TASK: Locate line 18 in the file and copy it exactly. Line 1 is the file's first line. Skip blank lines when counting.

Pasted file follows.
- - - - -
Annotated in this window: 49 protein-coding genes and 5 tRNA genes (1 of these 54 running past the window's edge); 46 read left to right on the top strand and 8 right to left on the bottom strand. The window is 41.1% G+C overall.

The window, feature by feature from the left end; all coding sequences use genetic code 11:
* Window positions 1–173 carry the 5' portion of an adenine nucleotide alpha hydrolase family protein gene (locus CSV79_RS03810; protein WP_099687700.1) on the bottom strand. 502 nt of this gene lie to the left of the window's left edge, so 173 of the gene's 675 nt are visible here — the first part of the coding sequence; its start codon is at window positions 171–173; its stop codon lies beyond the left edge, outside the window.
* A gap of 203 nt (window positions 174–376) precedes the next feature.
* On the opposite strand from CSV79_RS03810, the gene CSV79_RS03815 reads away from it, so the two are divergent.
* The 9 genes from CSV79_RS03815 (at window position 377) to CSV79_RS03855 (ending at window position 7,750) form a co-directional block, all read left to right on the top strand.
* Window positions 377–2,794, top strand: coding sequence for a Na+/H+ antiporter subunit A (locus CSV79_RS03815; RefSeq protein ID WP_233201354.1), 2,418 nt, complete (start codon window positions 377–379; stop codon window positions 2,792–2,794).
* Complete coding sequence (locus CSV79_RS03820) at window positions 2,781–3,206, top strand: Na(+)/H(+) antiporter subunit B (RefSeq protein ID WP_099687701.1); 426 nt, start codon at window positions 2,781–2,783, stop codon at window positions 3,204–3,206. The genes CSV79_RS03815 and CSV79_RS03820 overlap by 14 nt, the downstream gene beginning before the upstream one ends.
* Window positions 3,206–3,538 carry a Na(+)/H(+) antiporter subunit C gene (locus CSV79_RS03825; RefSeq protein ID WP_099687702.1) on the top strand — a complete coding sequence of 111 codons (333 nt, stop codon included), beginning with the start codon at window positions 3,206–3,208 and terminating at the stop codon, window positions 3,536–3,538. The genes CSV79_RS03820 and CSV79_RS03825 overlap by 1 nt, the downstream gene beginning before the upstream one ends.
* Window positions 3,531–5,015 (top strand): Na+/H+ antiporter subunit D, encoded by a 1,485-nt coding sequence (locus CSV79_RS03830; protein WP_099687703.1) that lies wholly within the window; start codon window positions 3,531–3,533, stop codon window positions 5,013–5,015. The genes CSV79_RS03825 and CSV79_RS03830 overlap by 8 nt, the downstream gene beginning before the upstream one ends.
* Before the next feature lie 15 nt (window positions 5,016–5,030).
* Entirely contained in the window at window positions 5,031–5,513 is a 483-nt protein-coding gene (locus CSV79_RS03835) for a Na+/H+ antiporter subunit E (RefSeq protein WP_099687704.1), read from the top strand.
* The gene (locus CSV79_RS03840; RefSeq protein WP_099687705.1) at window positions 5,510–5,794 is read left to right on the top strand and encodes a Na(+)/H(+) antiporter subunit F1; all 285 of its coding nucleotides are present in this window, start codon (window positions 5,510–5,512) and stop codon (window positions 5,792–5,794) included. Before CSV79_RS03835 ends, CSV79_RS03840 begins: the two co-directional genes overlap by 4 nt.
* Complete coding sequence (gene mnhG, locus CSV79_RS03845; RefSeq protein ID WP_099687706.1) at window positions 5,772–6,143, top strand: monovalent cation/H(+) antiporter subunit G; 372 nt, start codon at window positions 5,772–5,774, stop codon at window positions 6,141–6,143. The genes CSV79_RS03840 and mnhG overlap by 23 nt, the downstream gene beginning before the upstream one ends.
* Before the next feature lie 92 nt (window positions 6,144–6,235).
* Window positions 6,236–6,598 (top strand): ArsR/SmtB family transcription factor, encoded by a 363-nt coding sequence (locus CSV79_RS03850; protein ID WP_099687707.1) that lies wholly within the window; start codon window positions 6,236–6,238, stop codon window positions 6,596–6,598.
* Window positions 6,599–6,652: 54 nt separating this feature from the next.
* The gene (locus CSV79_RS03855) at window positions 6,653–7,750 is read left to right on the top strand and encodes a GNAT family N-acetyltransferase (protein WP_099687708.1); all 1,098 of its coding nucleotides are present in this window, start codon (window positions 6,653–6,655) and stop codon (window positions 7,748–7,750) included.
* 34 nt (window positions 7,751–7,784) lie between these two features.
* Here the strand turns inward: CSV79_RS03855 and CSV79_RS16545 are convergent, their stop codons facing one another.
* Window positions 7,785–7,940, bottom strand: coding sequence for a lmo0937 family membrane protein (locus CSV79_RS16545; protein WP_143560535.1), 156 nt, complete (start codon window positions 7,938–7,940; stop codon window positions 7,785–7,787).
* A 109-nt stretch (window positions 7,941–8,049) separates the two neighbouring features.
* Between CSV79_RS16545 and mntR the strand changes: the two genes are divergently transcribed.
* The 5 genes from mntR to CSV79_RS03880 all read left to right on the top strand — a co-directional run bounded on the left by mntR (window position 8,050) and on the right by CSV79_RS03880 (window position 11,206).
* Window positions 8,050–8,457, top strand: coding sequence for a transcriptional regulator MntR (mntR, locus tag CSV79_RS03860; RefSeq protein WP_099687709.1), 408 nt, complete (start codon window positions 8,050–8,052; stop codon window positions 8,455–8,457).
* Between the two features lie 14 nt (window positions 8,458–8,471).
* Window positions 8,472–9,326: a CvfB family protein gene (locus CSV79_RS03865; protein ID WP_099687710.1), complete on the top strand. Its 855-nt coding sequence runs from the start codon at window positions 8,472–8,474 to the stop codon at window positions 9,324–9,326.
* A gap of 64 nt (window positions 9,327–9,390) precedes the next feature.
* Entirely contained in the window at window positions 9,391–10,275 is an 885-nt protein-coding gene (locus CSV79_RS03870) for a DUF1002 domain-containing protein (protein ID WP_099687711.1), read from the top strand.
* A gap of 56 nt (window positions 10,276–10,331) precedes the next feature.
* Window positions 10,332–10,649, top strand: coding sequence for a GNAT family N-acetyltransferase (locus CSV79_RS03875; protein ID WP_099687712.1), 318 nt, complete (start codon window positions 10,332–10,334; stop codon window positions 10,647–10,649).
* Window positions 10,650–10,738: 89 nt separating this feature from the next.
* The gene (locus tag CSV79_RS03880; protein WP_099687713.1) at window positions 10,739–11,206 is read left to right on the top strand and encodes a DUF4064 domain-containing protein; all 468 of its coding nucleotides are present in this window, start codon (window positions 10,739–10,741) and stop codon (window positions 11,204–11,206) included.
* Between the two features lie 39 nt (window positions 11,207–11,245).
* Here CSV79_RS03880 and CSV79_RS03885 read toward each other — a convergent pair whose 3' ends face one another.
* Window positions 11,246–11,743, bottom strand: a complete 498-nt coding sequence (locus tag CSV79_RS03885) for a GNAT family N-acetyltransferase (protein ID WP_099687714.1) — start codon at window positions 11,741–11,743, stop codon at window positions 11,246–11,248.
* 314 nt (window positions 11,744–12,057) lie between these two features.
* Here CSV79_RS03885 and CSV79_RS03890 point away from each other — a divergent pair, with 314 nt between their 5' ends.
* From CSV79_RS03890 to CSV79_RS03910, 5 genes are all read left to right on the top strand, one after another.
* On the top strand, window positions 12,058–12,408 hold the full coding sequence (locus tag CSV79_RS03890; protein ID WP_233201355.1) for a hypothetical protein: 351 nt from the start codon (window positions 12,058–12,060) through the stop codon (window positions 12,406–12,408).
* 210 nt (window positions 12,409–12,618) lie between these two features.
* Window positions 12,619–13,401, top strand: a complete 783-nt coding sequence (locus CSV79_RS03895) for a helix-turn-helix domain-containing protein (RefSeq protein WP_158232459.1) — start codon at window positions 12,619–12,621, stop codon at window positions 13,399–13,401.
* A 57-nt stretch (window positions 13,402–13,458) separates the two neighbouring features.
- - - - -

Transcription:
* The gene (locus CSV79_RS03855) at window positions 6,653–7,750 is read left to right on the top strand and encodes a GNAT family N-acetyltransferase (protein WP_099687708.1); all 1,098 of its coding nucleotides are present in this window, start codon (window positions 6,653–6,655) and stop codon (window positions 7,748–7,750) included.